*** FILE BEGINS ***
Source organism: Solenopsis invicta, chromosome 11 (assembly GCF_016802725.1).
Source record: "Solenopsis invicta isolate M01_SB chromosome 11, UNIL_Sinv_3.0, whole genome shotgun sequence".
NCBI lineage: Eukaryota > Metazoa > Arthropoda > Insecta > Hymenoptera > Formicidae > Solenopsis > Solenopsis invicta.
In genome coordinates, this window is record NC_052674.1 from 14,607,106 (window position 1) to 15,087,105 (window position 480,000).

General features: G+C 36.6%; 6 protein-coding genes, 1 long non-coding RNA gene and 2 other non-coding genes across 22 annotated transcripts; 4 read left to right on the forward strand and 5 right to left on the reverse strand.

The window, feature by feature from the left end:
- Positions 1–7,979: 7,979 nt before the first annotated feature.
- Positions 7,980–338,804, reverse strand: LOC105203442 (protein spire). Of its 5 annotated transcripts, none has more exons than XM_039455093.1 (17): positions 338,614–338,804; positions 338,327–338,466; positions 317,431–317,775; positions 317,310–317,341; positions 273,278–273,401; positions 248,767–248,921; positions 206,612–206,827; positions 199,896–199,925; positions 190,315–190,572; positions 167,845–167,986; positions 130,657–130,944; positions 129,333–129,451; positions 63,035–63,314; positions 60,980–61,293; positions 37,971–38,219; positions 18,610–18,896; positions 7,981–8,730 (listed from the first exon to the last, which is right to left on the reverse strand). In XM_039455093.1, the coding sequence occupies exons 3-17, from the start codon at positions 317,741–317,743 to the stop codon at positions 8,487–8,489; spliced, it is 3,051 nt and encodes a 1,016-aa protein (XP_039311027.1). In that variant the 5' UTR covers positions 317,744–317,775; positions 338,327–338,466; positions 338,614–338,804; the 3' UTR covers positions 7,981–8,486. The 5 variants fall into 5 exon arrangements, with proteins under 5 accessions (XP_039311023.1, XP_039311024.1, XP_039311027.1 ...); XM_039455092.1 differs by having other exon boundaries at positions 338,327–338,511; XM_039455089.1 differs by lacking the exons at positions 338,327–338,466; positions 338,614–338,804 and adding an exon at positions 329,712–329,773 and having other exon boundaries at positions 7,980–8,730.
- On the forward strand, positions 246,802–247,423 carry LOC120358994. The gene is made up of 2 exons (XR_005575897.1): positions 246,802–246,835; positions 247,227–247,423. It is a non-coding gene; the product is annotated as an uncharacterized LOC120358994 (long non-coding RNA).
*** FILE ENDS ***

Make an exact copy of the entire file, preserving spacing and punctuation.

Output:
Source organism: Solenopsis invicta, chromosome 11 (assembly GCF_016802725.1).
Source record: "Solenopsis invicta isolate M01_SB chromosome 11, UNIL_Sinv_3.0, whole genome shotgun sequence".
NCBI lineage: Eukaryota > Metazoa > Arthropoda > Insecta > Hymenoptera > Formicidae > Solenopsis > Solenopsis invicta.
In genome coordinates, this window is record NC_052674.1 from 14,607,106 (window position 1) to 15,087,105 (window position 480,000).

General features: G+C 36.6%; 6 protein-coding genes, 1 long non-coding RNA gene and 2 other non-coding genes across 22 annotated transcripts; 4 read left to right on the forward strand and 5 right to left on the reverse strand.

The window, feature by feature from the left end:
- Positions 1–7,979: 7,979 nt before the first annotated feature.
- Positions 7,980–338,804, reverse strand: LOC105203442 (protein spire). Of its 5 annotated transcripts, none has more exons than XM_039455093.1 (17): positions 338,614–338,804; positions 338,327–338,466; positions 317,431–317,775; positions 317,310–317,341; positions 273,278–273,401; positions 248,767–248,921; positions 206,612–206,827; positions 199,896–199,925; positions 190,315–190,572; positions 167,845–167,986; positions 130,657–130,944; positions 129,333–129,451; positions 63,035–63,314; positions 60,980–61,293; positions 37,971–38,219; positions 18,610–18,896; positions 7,981–8,730 (listed from the first exon to the last, which is right to left on the reverse strand). In XM_039455093.1, the coding sequence occupies exons 3-17, from the start codon at positions 317,741–317,743 to the stop codon at positions 8,487–8,489; spliced, it is 3,051 nt and encodes a 1,016-aa protein (XP_039311027.1). In that variant the 5' UTR covers positions 317,744–317,775; positions 338,327–338,466; positions 338,614–338,804; the 3' UTR covers positions 7,981–8,486. The 5 variants fall into 5 exon arrangements, with proteins under 5 accessions (XP_039311023.1, XP_039311024.1, XP_039311027.1 ...); XM_039455092.1 differs by having other exon boundaries at positions 338,327–338,511; XM_039455089.1 differs by lacking the exons at positions 338,327–338,466; positions 338,614–338,804 and adding an exon at positions 329,712–329,773 and having other exon boundaries at positions 7,980–8,730.
- On the forward strand, positions 246,802–247,423 carry LOC120358994. The gene is made up of 2 exons (XR_005575897.1): positions 246,802–246,835; positions 247,227–247,423. It is a non-coding gene; the product is annotated as an uncharacterized LOC120358994 (long non-coding RNA).